National Post

Saturday, October 09, 1999

Dr. Don Dutton is an expert on domestic violence who has testified in many prominent trials around the world, including the O. J. Simpson case. But for the past five years, his life has been weighed down by the sexual harassment allegations of a former student who badly wanted to go to graduate school.

Dr. Don Dutton, a professor at the University of British Columbia, in the living room of his home -- the scene of an alleged sexual harassment.

Stalked by a harassment charge
Marina Jiménez
National Post

Don Dutton sits barefoot on a couch, one leg tucked under him, a tired, slightly disbelieving look on his face. He shakes his head of thick, white hair, puzzling over why, nearly five years after one of his students filed a complaint of sexual harassment against him, the case remains unresolved. "This is unconscionable. I've seen murder cases done in three weeks," says the University of British Columbia psychology professor. "The case is like a weight you carry around."

Dr. Dutton's dimly lit three storey home is cozy, filled with books and music. A state-of-the-art stereo system dominates his living room. The shelves on one wall are filled with tapes, CDs, records and 45s, everything from Blue Grass and Delta blues to a "big and little" collection of rhythm and blues singers: Big Mama Thornton, Little Walter, Big Bell Broonzy. A statue of Chacmol, the Mayan god of rain, sits on a coffee table. Mexican throw rugs decorate the floor.

The 55-year-old academic -- a self-described "old hippie" -- is an unlikely candidate to face allegations of sexual harassment. He has written several books on family violence, including The Batterer: A Psychological Profile. He has pioneered treatment programs for abusive men and has been an expert witness on domestic abuse in prominent trials around the world, including the O.J. Simpson murder case. In his nearly 30 years counselling victims of violence, and working with young, mostly female graduate students, no one has ever made a complaint.

Except for one woman. In 1994, Fariba Mahmoodi, a former student, claimed Dr. Dutton kissed and fondled her in exchange for a promise to get her into graduate school. The case ended up before a B.C. Human Rights Tribunal last year. Today, 16 months later, Dr. Dutton and Ms. Mahmoodi still await a decision.

"It's like living with a cloud over your head," says Dr. Dutton, in an exclusive interview with the National Post. Ms. Mahmoodi declined to speak publicly about her complaint about Dr. Dutton's conduct.

This isn't the first time the tribunal has faced criticism for undue delays. Last year, for example, the B.C. Court of Appeal dismissed a sexual harassment complaint against Robin Blencoe, a former NDP politician, because of the lengthy time that had passed without a hearing.

Keith Saddlemyer, the tribunal's new acting chair, acknowledges that a ruling in the Dutton case is long overdue. The tribunal is trying to resolve cases more expeditiously and issue decisions within 90 days, the standard set by the Supreme Court of Canada. There are currently 171 cases before the tribunal and 19 decisions pending. "Sixteen months is out of the ordinary," he says, adding that a decision in the case is expected later this month.

This is the story of one man and what this lengthy backlog of cases has cost him. Dr. Dutton estimates he has spent nearly $80,000 in legal bills. But far more devastating has been the personal cost to him. "When someone comes after me professionally they come after the essence of who I am," he says. "You work in the area I do, you're compromised. Guys would see me on the street and say, 'You're the guy in that sexual-harassment case.' In my hometown I have been put through a public shaming ritual." Today, he is back at UBC, after taking a stress leave, but is considering a move to the United States.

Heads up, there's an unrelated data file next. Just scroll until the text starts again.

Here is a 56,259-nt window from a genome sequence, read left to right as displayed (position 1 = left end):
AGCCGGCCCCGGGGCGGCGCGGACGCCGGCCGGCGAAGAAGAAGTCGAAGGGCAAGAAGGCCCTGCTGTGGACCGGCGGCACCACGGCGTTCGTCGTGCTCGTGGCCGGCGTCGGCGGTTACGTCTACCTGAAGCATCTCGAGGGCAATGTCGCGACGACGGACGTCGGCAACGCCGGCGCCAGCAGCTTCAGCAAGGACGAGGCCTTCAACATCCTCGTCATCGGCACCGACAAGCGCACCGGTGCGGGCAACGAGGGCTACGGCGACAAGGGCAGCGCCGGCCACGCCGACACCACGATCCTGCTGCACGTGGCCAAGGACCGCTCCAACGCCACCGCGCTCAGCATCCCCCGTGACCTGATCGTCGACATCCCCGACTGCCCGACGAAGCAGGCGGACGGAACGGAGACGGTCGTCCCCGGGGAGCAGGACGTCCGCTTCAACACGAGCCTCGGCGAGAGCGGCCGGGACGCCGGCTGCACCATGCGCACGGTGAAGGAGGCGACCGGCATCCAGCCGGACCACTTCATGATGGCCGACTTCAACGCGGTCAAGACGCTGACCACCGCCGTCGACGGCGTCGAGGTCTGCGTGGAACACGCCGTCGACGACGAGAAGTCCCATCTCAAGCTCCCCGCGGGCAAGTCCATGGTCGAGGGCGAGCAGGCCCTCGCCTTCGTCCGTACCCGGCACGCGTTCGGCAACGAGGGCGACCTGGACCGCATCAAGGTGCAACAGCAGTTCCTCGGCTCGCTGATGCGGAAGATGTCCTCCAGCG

He has seen his Canadian consulting work dry up, and has been targeted by picketers when travelling as a guest lecturer. Last week, the Family Centre in Winnipeg cancelled his workshop on domestic violence, because of the "bad publicity." Last spring, in Grand Rapids, Mich., protestors appeared at a conference of transition home workers and questioned Dr. Dutton about the allegations. Everywhere, it seems, the case stalks him. "I got really cynical for a long time and very negative. I went through a real crisis of the spirit," says Dr. Dutton, who takes solace in his work, his friends and his wife, Mexican-born Marta Aragones.

And he makes this grim observation: If this could happen to him, a man with an impeccable academic record and an interest in women's issues, it could happen to anyone.

It was in Dr. Dutton's home near Kitsilano beach that he met with Ms. Mahmoodi, a 37-year-old Iranian refugee, on Dec. 30, 1994, and again a week later on Jan. 6, 1995. During this period, he was busy preparing for the O.J. Simpson murder case. Ms. Mahmoodi, he says, was keen to discuss a research project.


He says he treated her as he had dozens of other graduate students over the years. He offered tea and wine. He lit candles. He played some music. A fire burned in the hearth.

They discussed her school work, her experience as a refugee, her desire to go to graduate school. Dr. Dutton's wife was away at the time.

He offered her dinner, and made a tape of a favourite Armenian CD by Djivan Gasparyan. He recorded a Loreena McKennitt album on the other side. "I do that all the time, give people tapes," says Dr. Dutton.

The tape became a key issue in the case, and was played over and over during the tribunal hearing. It is unclear how, but the tape picked up snippets of their conversation. Dr. Dutton says it's impossible for his stereo system to pick up background conversation without an external microphone. Ms. Mahmoodi says she received the tape this way. At the hearing, one audio expert said the tape of voices and music had been blended and then made into a master tape. Another said it was impossible to conclude how the tape was made.

It contained no evidence of physical contact between the two. There is no sexual conversation either, except for one comment by Dr. Dutton about missing physical contact. He says he was referring to how much he missed his wife.